So gun-shy is Coca-Cola (NYSE: KO ) about falling sales of diet soda that a recently launched ad campaign was quickly pulled after online mockery indicated it was making veiled drug references. Although in context the "You're On. Diet Coke" tagline doesn't seem offensive, and in many instances, didn't easily lend itself to suggestive reinterpretation, there were plenty of other places where the placement of the word "diet" was curious such that it came off as reading "You're On Coke."
Parody ads surfaced just as quickly, making the connection much more obvious, and as it gained momentum Coca-Cola was forced to issue a statement, saying it didn't condone illicit drug use. But as AdWeek speculates, "The campaign's wording is so obvious, I'd bet client and agency went this route on purpose." Maybe there was an attempt to build up street cred by being blatant about it, but Coke says killing the campaign was simply a case of it being time to move on.
Coca-Cola needs something to juice sales, though, as it has more problems than just double entendres. Diet Coke volumes have been on an eight-year slide and over the past three years the decline has accelerated. According to Beverage Digest, volumes fell 6.8% last year while sales were down 6.9%. It's sold nearly 20% fewer cases of Diet Coke since 2007, while regular Coke was down by half that rate.
Part of the problem is that Americans are just drinking less soda overall, with the industry group pointing to a 3% drop in soda sales overall in 2013 -- more than double the falloff the year before -- while Citi Research says they're down 2% already over the first 12 weeks of 2014.
Much of the problem can be laid at the industry's use of artificial sweeteners like aspartame, high-fructose corn syrup, and acesulfame potassium, or "ace k," as it's known, which are growing increasingly unpopular because of concerns regarding their health effects. Coke has tried to stanch the bleeding with the introduction of the more natural sweetener stevia, first tested in Argentina and now being made more broadly available, but its success remains to be seen as its Sprite brand with stevia saw sales drop even faster after its introduction, going from a 7.3% decline in volumes beforehand down to a 9.2% drop afterward.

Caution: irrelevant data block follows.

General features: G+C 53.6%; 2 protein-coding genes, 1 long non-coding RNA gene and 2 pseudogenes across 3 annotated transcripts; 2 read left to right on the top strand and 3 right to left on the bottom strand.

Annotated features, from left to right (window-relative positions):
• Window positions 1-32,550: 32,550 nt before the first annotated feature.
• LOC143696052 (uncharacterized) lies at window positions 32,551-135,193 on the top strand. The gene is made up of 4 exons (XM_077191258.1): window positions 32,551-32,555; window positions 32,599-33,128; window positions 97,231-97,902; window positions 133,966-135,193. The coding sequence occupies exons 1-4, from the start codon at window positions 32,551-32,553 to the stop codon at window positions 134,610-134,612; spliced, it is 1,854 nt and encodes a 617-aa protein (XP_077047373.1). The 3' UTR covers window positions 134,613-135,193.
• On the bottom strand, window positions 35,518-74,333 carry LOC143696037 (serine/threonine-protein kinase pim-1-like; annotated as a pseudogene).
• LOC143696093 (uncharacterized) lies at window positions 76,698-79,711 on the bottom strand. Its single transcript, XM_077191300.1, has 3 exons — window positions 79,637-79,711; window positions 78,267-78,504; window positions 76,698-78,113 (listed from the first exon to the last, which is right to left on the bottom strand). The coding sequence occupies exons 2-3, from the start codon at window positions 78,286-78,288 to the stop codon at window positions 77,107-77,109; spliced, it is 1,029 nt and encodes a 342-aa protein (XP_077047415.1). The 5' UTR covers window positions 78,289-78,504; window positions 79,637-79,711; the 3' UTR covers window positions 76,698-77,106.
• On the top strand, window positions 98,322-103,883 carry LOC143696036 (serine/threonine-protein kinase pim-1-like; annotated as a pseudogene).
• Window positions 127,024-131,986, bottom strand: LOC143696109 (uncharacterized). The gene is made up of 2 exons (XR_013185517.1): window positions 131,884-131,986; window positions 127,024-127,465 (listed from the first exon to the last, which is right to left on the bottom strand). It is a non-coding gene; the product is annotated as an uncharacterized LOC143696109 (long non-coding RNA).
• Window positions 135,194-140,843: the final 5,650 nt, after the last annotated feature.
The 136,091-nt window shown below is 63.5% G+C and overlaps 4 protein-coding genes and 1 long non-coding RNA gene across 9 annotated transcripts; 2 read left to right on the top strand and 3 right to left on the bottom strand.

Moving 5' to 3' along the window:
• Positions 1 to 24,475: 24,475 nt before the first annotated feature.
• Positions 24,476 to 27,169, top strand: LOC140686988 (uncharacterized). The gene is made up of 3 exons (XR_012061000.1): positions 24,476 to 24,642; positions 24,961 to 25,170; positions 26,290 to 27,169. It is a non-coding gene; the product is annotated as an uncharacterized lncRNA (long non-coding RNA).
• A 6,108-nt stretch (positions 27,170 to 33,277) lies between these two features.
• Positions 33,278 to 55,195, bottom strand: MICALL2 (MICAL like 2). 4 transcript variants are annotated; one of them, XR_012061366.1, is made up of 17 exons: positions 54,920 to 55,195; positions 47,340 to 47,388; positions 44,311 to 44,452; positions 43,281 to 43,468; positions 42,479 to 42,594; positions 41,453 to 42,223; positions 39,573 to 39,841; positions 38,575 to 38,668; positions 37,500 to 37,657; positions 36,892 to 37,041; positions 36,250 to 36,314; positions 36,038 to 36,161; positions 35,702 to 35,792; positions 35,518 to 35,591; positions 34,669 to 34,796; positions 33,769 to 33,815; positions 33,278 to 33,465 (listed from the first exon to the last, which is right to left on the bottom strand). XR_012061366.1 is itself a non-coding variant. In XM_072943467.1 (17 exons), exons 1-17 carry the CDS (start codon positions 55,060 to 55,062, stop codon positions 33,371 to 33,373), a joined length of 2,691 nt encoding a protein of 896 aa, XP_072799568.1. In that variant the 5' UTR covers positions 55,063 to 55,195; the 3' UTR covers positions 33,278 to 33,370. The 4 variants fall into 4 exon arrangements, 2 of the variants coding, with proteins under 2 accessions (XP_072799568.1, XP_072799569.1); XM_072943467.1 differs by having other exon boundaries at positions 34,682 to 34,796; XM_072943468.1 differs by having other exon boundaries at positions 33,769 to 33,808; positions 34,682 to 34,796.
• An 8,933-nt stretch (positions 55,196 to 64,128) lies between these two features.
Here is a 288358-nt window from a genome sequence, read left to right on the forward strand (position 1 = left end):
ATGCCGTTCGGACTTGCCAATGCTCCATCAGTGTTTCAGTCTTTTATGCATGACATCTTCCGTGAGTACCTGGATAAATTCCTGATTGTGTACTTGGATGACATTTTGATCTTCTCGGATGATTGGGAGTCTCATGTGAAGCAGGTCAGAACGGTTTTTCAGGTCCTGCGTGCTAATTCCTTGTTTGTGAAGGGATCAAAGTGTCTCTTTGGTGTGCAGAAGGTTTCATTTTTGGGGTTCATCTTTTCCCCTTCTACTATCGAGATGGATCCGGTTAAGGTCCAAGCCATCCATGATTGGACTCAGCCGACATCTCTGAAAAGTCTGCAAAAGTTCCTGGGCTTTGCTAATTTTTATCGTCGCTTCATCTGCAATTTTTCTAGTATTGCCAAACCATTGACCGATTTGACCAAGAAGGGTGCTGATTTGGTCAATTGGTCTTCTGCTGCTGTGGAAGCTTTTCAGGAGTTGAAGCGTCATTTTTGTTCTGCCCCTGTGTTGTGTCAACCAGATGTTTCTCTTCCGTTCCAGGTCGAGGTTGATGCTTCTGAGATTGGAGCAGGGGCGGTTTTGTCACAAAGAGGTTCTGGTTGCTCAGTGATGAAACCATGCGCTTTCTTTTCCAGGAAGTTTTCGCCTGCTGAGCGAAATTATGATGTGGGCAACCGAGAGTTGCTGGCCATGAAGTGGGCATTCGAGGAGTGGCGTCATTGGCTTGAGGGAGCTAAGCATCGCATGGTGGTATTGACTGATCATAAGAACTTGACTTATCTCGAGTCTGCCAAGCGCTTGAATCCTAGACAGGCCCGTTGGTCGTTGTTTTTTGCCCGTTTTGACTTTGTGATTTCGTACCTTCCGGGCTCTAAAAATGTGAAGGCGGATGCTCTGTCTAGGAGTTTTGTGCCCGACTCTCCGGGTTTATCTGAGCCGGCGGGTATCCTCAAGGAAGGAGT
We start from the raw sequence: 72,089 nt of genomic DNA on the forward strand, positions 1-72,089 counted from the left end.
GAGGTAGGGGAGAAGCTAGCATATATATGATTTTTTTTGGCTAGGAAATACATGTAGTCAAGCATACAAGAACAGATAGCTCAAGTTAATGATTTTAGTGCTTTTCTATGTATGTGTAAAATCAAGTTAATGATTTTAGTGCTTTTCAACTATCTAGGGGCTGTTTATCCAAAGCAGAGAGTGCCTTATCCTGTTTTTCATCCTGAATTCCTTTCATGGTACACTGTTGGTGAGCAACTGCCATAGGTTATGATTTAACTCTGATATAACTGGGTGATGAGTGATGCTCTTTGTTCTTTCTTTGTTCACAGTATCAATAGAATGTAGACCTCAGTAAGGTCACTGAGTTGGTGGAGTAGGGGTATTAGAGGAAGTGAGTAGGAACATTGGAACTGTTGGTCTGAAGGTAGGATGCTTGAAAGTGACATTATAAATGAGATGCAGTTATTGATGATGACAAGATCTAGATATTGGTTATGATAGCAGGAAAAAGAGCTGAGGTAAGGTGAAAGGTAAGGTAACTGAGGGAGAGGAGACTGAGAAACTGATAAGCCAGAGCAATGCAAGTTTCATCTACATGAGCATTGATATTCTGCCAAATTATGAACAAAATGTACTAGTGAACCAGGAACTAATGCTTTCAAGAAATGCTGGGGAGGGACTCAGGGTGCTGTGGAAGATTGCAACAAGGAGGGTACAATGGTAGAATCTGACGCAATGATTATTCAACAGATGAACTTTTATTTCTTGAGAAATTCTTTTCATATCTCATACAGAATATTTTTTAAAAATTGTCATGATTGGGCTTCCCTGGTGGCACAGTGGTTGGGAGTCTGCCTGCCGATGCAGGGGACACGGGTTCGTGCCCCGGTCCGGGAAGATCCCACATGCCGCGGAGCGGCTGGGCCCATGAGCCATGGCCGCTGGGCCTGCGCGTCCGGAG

It can't be denied the new Coke ad campaign got people talking about Coke's soda again, and though it was wrapped in a discussion about illicit substance abuse, it wasn't nearly as much of a public relations disaster as the promotion the soda maker ran in Canada last year, where it paired one English word with a French one under bottle caps and had the unfortunate result of a girl with a developmentally disabled sister getting the combination "you retard." That campaign was quickly scrapped as well.
As companies try to boost sales, they often want to get edgier with their marketing, but that entails a lot of risks. For its part, Coca-Cola says the Diet Coke campaign simply has run its course and it's on to bigger and better things now. With a commitment to spending an additional $1 billion over the next three years, up from $3.3 billion in 2013, Coca-Cola can't afford to waste shareholder resources on frivolous pursuits if it hopes to reverse the course of falling soda sales.
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